History of CAAS

African Studies at Kyoto University have expanded steadily since 1958 when the first scientific research team was sent to Africa. The Center for African Area Studies (CAAS) was originally established in 1986 with two basic research divisions (Dry Zone Studies and Humid Zone Studies), as well as a Division of History and Prehistory for visiting Japanese researchers, and a section on Data Processing and Documentation. In 1988 an applied research division (Livelihood Studies) was added, followed by a division of overseas researchers in 1992.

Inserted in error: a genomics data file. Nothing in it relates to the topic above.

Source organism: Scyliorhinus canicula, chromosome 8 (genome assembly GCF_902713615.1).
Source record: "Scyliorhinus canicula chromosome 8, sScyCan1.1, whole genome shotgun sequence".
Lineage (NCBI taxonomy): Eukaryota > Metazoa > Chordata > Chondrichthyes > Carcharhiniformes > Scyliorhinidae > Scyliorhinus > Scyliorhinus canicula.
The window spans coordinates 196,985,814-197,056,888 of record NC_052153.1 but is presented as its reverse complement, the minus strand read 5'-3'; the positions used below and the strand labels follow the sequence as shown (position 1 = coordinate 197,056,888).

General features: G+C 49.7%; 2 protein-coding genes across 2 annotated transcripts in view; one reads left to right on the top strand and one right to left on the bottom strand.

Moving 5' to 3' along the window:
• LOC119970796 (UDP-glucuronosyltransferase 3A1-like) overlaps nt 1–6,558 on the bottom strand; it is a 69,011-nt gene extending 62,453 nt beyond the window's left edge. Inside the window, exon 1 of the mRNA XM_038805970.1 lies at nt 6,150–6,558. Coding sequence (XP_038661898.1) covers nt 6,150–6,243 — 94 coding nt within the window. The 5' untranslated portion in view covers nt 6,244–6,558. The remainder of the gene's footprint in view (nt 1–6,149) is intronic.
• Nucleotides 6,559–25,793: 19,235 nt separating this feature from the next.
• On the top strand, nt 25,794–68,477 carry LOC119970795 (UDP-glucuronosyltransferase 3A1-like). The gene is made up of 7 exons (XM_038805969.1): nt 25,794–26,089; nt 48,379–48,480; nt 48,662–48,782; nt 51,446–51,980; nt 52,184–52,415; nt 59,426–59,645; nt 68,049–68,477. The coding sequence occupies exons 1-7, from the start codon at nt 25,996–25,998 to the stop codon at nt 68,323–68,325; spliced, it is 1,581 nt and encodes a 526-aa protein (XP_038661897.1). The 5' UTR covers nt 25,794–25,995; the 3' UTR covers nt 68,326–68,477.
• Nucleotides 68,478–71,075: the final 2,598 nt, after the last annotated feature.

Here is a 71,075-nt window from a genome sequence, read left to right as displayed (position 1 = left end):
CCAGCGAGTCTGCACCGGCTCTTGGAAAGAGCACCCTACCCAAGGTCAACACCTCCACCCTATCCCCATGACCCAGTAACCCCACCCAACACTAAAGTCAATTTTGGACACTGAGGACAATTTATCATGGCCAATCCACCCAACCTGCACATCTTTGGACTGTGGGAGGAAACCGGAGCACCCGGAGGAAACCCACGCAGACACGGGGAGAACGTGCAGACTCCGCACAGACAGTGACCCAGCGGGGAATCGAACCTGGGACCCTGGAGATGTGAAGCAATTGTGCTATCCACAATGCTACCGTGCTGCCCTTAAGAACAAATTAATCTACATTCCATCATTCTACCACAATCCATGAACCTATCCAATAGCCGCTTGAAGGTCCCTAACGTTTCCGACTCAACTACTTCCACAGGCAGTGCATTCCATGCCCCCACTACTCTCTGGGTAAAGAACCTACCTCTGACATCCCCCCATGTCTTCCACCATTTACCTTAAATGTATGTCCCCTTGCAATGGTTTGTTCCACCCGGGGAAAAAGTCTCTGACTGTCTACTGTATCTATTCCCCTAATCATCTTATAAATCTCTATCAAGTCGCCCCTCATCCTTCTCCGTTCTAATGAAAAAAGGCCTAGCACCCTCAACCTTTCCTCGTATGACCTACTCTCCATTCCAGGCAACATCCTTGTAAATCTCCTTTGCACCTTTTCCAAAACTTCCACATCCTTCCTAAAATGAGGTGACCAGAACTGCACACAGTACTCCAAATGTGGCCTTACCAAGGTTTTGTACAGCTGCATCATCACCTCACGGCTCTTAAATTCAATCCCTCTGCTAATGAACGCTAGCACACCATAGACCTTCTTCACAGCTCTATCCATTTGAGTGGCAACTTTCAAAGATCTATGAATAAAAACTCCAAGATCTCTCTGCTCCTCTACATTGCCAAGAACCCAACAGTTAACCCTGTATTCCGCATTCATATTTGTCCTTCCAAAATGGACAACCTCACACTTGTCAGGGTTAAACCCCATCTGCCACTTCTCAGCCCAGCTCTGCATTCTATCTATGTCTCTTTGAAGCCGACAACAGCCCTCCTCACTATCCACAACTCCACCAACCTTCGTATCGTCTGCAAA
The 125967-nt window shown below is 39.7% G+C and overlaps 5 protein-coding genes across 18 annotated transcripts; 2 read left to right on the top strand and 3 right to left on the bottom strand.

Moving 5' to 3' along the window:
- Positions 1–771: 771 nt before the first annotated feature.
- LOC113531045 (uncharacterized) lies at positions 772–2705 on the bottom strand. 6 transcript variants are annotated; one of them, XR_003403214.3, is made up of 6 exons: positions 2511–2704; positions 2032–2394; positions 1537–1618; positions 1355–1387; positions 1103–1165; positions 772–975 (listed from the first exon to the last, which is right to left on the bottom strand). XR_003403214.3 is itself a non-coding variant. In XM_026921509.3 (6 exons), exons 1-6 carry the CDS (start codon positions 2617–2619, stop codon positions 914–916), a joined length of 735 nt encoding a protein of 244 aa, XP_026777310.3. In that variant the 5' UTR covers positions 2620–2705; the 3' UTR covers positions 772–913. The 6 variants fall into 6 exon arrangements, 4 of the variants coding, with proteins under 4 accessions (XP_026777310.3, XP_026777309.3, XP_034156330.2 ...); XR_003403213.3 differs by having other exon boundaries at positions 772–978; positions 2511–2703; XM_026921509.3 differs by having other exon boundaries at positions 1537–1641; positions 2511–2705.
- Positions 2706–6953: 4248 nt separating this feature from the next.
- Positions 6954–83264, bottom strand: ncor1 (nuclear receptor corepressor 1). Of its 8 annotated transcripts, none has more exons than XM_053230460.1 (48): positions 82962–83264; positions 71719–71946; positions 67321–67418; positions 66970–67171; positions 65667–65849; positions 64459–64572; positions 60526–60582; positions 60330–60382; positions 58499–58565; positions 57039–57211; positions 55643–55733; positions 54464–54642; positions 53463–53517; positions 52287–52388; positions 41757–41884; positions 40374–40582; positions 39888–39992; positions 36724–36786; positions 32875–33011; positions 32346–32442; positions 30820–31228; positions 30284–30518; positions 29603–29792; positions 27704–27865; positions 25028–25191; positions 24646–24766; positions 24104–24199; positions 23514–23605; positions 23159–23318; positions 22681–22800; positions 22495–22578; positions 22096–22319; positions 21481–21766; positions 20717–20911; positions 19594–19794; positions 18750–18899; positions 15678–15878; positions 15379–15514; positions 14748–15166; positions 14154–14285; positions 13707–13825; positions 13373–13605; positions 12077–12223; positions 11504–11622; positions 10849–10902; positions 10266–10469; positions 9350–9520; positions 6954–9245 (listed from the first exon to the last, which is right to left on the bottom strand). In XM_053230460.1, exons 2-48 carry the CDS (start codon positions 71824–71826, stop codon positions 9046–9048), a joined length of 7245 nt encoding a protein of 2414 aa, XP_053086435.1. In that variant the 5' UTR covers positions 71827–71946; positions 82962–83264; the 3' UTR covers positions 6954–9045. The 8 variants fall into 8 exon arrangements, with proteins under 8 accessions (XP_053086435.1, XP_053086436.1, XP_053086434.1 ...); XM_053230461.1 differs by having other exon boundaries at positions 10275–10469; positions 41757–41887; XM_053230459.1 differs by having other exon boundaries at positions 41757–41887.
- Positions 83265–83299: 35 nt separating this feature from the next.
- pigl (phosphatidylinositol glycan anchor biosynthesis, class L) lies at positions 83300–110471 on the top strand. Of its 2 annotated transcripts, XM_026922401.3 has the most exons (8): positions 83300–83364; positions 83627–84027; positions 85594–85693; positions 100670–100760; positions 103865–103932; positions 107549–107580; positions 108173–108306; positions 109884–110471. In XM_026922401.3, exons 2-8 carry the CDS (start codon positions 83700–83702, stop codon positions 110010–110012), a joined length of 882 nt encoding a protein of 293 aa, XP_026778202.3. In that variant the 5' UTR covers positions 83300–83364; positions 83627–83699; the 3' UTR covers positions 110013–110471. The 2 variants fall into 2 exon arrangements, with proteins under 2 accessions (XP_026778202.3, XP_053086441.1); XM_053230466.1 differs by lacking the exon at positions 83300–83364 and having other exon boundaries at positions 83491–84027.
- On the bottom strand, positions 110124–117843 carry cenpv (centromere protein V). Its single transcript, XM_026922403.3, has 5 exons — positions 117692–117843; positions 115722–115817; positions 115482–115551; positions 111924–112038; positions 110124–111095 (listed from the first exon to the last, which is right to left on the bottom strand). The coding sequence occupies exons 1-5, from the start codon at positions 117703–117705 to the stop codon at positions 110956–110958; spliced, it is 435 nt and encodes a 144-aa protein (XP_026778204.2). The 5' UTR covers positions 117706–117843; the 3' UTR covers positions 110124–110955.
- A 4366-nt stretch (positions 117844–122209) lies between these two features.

The traditional research activities of the Center have generally been ecologically-oriented. Earlier studies were devoted to clarifying the evolutionary history of humanity through ecological studies of great apes and anthropological studies of hunter-gatherers. Research was later expanded to other fields of study including inter-disciplinary approaches to contemporary issues.

The primary foci of our research interests are; the sustainable use and its conservation of the environment, economic activities, coexistence of multi-ethnic societies, and socio-cultural changes in Africa. The center also explores the possibilities behind indigenous practices in African societies as potential tools for a development style vastly different from Japan and Western cultures.